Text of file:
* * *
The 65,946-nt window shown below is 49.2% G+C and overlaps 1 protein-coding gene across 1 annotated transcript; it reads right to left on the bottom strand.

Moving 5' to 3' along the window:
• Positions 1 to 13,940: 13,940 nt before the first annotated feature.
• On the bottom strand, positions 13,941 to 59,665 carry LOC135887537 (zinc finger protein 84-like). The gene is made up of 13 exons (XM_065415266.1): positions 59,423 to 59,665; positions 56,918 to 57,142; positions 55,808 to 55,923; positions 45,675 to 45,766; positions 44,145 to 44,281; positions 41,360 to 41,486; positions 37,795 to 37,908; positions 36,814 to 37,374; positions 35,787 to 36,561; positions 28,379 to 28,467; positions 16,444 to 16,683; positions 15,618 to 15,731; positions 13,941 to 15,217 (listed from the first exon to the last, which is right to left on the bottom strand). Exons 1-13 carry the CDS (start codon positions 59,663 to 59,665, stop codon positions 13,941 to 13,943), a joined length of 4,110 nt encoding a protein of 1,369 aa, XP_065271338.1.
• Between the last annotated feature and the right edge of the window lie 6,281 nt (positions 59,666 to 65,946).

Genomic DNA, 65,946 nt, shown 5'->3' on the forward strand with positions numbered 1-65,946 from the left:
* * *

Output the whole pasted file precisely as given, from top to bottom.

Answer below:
The 65,946-nt window shown below is 49.2% G+C and overlaps 1 protein-coding gene across 1 annotated transcript; it reads right to left on the bottom strand.

Moving 5' to 3' along the window:
• Positions 1 to 13,940: 13,940 nt before the first annotated feature.
• On the bottom strand, positions 13,941 to 59,665 carry LOC135887537 (zinc finger protein 84-like). The gene is made up of 13 exons (XM_065415266.1): positions 59,423 to 59,665; positions 56,918 to 57,142; positions 55,808 to 55,923; positions 45,675 to 45,766; positions 44,145 to 44,281; positions 41,360 to 41,486; positions 37,795 to 37,908; positions 36,814 to 37,374; positions 35,787 to 36,561; positions 28,379 to 28,467; positions 16,444 to 16,683; positions 15,618 to 15,731; positions 13,941 to 15,217 (listed from the first exon to the last, which is right to left on the bottom strand). Exons 1-13 carry the CDS (start codon positions 59,663 to 59,665, stop codon positions 13,941 to 13,943), a joined length of 4,110 nt encoding a protein of 1,369 aa, XP_065271338.1.
• Between the last annotated feature and the right edge of the window lie 6,281 nt (positions 59,666 to 65,946).

Genomic DNA, 65,946 nt, shown 5'->3' on the forward strand with positions numbered 1-65,946 from the left: